Should the Cardinals Bat the Pitcher Eighth?
Tue, 20 May 2014 12:18:05 CDT
I was scrolling through my Twitter feed last week when I came across the Cardinals’ starting lineup for the day. Two things immediately popped into my head: 1) Kolten Wong was back in the starting lineup - and not soon enough I might add - and 2) This Cardinals team has a lot more speed than any team I can remember in recent history. I saw that Wong was batting second and Peter Bourjos was hitting eighth. The two are certainly the fastest players on the active roster, but they seem so far apart in the batting order. This is mostly because Peter Bourjos’s ability to make contact consistently is questionable at best, but his defense is too valuable to remove from the everyday lineup. Then it hit me: the Cardinals have the perfect lineup to bat the pitcher eighth.
Now, baseball traditionalists everywhere always throw a fit whenever the topic of a Major League pitcher hitting eighth is even whispered. Sabermetricians, however, have studied the topic and have reached the conclusion that batting the pitcher eighth is the best way to optimize the production of a Major League team’s lineup. I won’t bore everyone with an elaborate number of statistics, but the evidence is available. Trust me.
Traditionalists believe it’s foolish to move the pitcher up one spot because it means more at-bats for a pitcher over the course of a regular season. While that may be true, we’re only talking about eighteen more at-bats for the eighth place hitter over the ninth place hitter…AND when you take into consideration that complete games are a rarity in today’s game, you can essentially cut those eighteen at-bats in half. That leaves us with nine at-bats. Yes, nine more at-bats for the eighth place hitter for an entire season. In my opinion, that’s not a good enough reason to refrain from switching things up.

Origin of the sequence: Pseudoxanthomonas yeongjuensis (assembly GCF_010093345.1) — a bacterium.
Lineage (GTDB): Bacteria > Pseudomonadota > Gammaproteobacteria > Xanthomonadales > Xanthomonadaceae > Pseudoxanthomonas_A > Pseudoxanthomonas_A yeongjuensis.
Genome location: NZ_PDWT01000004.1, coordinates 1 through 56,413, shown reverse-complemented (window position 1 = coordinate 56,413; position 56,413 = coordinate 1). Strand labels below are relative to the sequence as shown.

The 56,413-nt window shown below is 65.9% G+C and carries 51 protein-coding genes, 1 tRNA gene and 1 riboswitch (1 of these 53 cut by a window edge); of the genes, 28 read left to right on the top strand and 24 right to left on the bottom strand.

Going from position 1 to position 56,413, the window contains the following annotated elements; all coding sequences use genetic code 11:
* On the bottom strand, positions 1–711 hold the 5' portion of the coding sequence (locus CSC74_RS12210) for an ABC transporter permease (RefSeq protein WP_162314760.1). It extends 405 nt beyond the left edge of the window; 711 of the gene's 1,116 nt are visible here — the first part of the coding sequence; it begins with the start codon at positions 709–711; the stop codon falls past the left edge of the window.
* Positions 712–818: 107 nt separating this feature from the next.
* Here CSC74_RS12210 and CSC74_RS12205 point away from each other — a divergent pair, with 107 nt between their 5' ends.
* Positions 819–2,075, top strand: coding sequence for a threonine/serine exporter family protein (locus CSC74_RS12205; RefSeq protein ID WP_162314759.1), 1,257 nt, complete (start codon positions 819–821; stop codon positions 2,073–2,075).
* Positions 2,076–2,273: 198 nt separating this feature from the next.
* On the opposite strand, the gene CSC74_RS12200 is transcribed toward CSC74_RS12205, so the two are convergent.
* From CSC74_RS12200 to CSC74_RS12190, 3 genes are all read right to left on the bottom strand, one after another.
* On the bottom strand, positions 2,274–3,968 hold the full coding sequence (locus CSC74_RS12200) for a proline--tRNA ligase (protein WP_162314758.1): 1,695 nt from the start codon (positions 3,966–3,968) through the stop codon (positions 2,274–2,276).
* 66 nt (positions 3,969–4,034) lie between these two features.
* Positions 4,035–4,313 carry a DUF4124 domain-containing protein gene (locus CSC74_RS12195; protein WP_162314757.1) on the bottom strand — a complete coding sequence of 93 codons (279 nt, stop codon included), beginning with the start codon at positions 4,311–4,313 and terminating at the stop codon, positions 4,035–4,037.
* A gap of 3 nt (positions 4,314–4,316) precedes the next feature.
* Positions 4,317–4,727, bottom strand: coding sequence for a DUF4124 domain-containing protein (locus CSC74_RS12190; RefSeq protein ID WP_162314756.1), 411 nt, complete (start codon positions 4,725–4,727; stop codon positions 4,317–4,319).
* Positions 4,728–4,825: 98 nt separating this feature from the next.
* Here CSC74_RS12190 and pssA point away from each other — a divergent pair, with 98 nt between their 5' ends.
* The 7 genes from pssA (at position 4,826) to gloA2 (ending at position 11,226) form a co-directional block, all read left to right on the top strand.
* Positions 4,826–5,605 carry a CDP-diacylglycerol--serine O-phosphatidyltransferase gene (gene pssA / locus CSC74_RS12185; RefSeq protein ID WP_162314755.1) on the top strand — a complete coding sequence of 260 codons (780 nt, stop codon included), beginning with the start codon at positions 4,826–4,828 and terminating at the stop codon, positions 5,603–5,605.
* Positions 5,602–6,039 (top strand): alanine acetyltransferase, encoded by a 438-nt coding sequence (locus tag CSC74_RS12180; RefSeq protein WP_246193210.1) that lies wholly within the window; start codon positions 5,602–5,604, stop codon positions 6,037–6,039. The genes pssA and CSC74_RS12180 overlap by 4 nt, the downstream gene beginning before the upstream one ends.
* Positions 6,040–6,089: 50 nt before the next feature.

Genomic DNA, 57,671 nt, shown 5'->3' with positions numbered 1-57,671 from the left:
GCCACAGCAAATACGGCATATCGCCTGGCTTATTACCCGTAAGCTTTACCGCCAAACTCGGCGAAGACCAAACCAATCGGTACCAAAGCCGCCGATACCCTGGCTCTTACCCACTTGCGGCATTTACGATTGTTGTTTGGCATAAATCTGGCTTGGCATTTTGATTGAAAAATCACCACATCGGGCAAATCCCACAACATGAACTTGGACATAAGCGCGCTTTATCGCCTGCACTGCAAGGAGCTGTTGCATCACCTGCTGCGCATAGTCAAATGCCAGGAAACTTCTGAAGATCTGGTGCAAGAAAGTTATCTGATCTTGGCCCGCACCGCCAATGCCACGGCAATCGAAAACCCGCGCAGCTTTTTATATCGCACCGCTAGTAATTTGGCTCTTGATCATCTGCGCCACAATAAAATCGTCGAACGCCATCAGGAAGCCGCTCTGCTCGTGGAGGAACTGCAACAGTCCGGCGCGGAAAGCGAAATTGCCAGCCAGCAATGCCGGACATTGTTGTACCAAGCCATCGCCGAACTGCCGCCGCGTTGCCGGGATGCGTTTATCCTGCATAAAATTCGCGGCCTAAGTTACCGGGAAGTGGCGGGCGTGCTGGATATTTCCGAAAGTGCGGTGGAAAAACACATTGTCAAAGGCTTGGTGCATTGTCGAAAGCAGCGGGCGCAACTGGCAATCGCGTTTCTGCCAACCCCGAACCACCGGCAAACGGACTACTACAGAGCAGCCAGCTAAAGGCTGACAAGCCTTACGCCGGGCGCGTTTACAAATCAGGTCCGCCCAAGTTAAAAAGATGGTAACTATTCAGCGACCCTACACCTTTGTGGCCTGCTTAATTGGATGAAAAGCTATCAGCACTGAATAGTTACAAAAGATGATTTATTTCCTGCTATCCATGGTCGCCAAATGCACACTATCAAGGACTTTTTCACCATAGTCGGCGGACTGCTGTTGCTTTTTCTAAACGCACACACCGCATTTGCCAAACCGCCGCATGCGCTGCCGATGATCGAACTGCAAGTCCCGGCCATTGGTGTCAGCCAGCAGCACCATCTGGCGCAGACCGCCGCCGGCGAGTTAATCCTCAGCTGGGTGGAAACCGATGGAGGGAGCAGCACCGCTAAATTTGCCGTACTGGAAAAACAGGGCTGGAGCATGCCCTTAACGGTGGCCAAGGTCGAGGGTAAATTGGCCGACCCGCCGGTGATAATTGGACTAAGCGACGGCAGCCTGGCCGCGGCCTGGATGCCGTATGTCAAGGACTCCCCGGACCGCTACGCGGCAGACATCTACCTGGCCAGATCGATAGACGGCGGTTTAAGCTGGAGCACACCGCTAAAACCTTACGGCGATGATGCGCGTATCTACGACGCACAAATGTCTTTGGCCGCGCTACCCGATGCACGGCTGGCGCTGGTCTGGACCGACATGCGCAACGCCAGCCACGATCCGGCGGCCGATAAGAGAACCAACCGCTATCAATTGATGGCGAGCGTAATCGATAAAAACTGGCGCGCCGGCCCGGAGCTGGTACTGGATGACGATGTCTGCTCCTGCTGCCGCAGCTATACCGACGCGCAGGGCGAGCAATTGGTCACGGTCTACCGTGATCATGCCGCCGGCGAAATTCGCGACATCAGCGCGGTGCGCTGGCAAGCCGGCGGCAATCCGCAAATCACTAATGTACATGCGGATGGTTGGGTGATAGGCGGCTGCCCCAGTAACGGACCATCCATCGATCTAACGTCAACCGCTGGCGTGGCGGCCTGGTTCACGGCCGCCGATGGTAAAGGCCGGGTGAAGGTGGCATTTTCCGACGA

As I mentioned earlier, Bourjos isn’t good enough at making contact to move him to the top of the order, so why not move him down one spot and still have him hitting in front of the top of the order? Last week, I wrote an article about how Wong should be the Cardinals’ new leadoff hitter. Can you imagine if an inning started with Bourjos and Wong both reaching base with nobody out in front of Matt Carpenter, Matt Holliday, Allen Craig, and so on (this lineup is deeper on paper than I realized)? That is one tempting lineup; and the best part is, you don’t have to worry about moving Bourjos to the top of the order. That’s a win-win situation for everyone involved.
Plus, Bourjos could see quality pitches since he would no longer be hitting in front of the pitcher; meaning his batting average could potentially increase. The one player who wouldn’t benefit from moving the pitcher up would be Jhonny Peralta, but I believe Peralta’s plate discipline is much better than Bourjos’s.
Although I’m not a big sabermetrics guy, I do believe the Cardinals should bat the pitcher eighth…but I’m only one man. What do you think? Thanks for reading!
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